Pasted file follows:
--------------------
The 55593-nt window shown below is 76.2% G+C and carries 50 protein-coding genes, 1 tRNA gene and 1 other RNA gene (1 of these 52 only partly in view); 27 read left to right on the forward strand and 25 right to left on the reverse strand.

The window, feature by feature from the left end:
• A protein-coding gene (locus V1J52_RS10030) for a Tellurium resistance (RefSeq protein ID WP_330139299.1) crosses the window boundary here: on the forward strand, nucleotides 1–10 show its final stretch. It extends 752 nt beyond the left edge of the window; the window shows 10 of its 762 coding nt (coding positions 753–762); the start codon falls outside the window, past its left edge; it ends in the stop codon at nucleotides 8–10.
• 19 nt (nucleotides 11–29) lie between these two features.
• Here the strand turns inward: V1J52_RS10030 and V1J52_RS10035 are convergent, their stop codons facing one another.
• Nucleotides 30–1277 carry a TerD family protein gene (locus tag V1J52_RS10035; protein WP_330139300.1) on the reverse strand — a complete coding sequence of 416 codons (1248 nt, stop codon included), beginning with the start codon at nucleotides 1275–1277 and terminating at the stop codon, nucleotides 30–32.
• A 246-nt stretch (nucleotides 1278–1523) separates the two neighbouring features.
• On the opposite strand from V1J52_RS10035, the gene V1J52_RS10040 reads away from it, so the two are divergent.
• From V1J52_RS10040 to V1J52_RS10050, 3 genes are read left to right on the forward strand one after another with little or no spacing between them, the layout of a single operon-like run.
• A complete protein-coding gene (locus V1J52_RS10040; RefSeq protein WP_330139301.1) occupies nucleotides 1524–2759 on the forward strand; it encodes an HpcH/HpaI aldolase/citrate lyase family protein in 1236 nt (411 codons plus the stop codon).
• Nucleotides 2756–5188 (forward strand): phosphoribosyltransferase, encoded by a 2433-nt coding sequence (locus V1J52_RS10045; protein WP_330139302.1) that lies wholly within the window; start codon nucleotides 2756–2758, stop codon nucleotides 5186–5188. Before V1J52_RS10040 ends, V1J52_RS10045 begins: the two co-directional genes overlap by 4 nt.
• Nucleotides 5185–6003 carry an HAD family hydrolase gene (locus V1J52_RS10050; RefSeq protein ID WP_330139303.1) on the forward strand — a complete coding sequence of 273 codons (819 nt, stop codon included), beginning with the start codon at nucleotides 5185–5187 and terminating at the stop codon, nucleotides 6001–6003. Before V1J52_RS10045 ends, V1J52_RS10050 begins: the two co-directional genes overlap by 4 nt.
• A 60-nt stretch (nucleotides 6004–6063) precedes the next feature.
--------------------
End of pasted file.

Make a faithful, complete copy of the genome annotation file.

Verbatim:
The 55593-nt window shown below is 76.2% G+C and carries 50 protein-coding genes, 1 tRNA gene and 1 other RNA gene (1 of these 52 only partly in view); 27 read left to right on the forward strand and 25 right to left on the reverse strand.

The window, feature by feature from the left end:
• A protein-coding gene (locus V1J52_RS10030) for a Tellurium resistance (RefSeq protein ID WP_330139299.1) crosses the window boundary here: on the forward strand, nucleotides 1–10 show its final stretch. It extends 752 nt beyond the left edge of the window; the window shows 10 of its 762 coding nt (coding positions 753–762); the start codon falls outside the window, past its left edge; it ends in the stop codon at nucleotides 8–10.
• 19 nt (nucleotides 11–29) lie between these two features.
• Here the strand turns inward: V1J52_RS10030 and V1J52_RS10035 are convergent, their stop codons facing one another.
• Nucleotides 30–1277 carry a TerD family protein gene (locus tag V1J52_RS10035; protein WP_330139300.1) on the reverse strand — a complete coding sequence of 416 codons (1248 nt, stop codon included), beginning with the start codon at nucleotides 1275–1277 and terminating at the stop codon, nucleotides 30–32.
• A 246-nt stretch (nucleotides 1278–1523) separates the two neighbouring features.
• On the opposite strand from V1J52_RS10035, the gene V1J52_RS10040 reads away from it, so the two are divergent.
• From V1J52_RS10040 to V1J52_RS10050, 3 genes are read left to right on the forward strand one after another with little or no spacing between them, the layout of a single operon-like run.
• A complete protein-coding gene (locus V1J52_RS10040; RefSeq protein WP_330139301.1) occupies nucleotides 1524–2759 on the forward strand; it encodes an HpcH/HpaI aldolase/citrate lyase family protein in 1236 nt (411 codons plus the stop codon).
• Nucleotides 2756–5188 (forward strand): phosphoribosyltransferase, encoded by a 2433-nt coding sequence (locus V1J52_RS10045; protein WP_330139302.1) that lies wholly within the window; start codon nucleotides 2756–2758, stop codon nucleotides 5186–5188. Before V1J52_RS10040 ends, V1J52_RS10045 begins: the two co-directional genes overlap by 4 nt.
• Nucleotides 5185–6003 carry an HAD family hydrolase gene (locus V1J52_RS10050; RefSeq protein ID WP_330139303.1) on the forward strand — a complete coding sequence of 273 codons (819 nt, stop codon included), beginning with the start codon at nucleotides 5185–5187 and terminating at the stop codon, nucleotides 6001–6003. Before V1J52_RS10045 ends, V1J52_RS10050 begins: the two co-directional genes overlap by 4 nt.
• A 60-nt stretch (nucleotides 6004–6063) precedes the next feature.